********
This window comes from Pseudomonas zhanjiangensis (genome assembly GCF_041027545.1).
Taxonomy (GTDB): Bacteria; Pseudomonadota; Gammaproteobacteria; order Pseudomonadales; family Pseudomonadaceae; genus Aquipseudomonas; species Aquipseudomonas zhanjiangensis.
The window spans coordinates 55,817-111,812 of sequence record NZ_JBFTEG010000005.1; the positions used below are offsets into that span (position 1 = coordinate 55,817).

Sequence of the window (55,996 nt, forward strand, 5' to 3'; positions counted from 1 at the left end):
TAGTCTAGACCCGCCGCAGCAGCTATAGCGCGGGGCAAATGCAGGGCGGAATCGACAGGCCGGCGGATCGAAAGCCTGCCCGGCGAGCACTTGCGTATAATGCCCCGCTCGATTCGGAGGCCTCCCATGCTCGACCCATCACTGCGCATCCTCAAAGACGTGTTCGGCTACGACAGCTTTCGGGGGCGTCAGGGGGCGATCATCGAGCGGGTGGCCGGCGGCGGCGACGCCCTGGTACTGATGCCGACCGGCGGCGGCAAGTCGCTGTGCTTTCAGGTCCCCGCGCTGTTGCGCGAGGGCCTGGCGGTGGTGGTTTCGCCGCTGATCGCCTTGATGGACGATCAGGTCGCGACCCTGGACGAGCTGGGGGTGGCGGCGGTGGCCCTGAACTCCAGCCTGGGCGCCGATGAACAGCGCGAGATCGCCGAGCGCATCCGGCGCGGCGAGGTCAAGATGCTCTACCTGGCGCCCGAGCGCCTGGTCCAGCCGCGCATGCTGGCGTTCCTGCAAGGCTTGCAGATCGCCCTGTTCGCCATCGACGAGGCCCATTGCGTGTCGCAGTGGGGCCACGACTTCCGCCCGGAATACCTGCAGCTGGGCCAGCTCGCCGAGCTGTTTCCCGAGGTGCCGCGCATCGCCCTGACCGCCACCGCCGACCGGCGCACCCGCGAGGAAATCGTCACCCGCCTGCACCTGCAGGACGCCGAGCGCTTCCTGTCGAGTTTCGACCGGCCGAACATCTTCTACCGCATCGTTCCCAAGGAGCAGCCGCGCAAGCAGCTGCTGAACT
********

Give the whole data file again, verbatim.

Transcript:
This window comes from Pseudomonas zhanjiangensis (genome assembly GCF_041027545.1).
Taxonomy (GTDB): Bacteria; Pseudomonadota; Gammaproteobacteria; order Pseudomonadales; family Pseudomonadaceae; genus Aquipseudomonas; species Aquipseudomonas zhanjiangensis.
The window spans coordinates 55,817-111,812 of sequence record NZ_JBFTEG010000005.1; the positions used below are offsets into that span (position 1 = coordinate 55,817).

Sequence of the window (55,996 nt, forward strand, 5' to 3'; positions counted from 1 at the left end):
TAGTCTAGACCCGCCGCAGCAGCTATAGCGCGGGGCAAATGCAGGGCGGAATCGACAGGCCGGCGGATCGAAAGCCTGCCCGGCGAGCACTTGCGTATAATGCCCCGCTCGATTCGGAGGCCTCCCATGCTCGACCCATCACTGCGCATCCTCAAAGACGTGTTCGGCTACGACAGCTTTCGGGGGCGTCAGGGGGCGATCATCGAGCGGGTGGCCGGCGGCGGCGACGCCCTGGTACTGATGCCGACCGGCGGCGGCAAGTCGCTGTGCTTTCAGGTCCCCGCGCTGTTGCGCGAGGGCCTGGCGGTGGTGGTTTCGCCGCTGATCGCCTTGATGGACGATCAGGTCGCGACCCTGGACGAGCTGGGGGTGGCGGCGGTGGCCCTGAACTCCAGCCTGGGCGCCGATGAACAGCGCGAGATCGCCGAGCGCATCCGGCGCGGCGAGGTCAAGATGCTCTACCTGGCGCCCGAGCGCCTGGTCCAGCCGCGCATGCTGGCGTTCCTGCAAGGCTTGCAGATCGCCCTGTTCGCCATCGACGAGGCCCATTGCGTGTCGCAGTGGGGCCACGACTTCCGCCCGGAATACCTGCAGCTGGGCCAGCTCGCCGAGCTGTTTCCCGAGGTGCCGCGCATCGCCCTGACCGCCACCGCCGACCGGCGCACCCGCGAGGAAATCGTCACCCGCCTGCACCTGCAGGACGCCGAGCGCTTCCTGTCGAGTTTCGACCGGCCGAACATCTTCTACCGCATCGTTCCCAAGGAGCAGCCGCGCAAGCAGCTGCTGAACT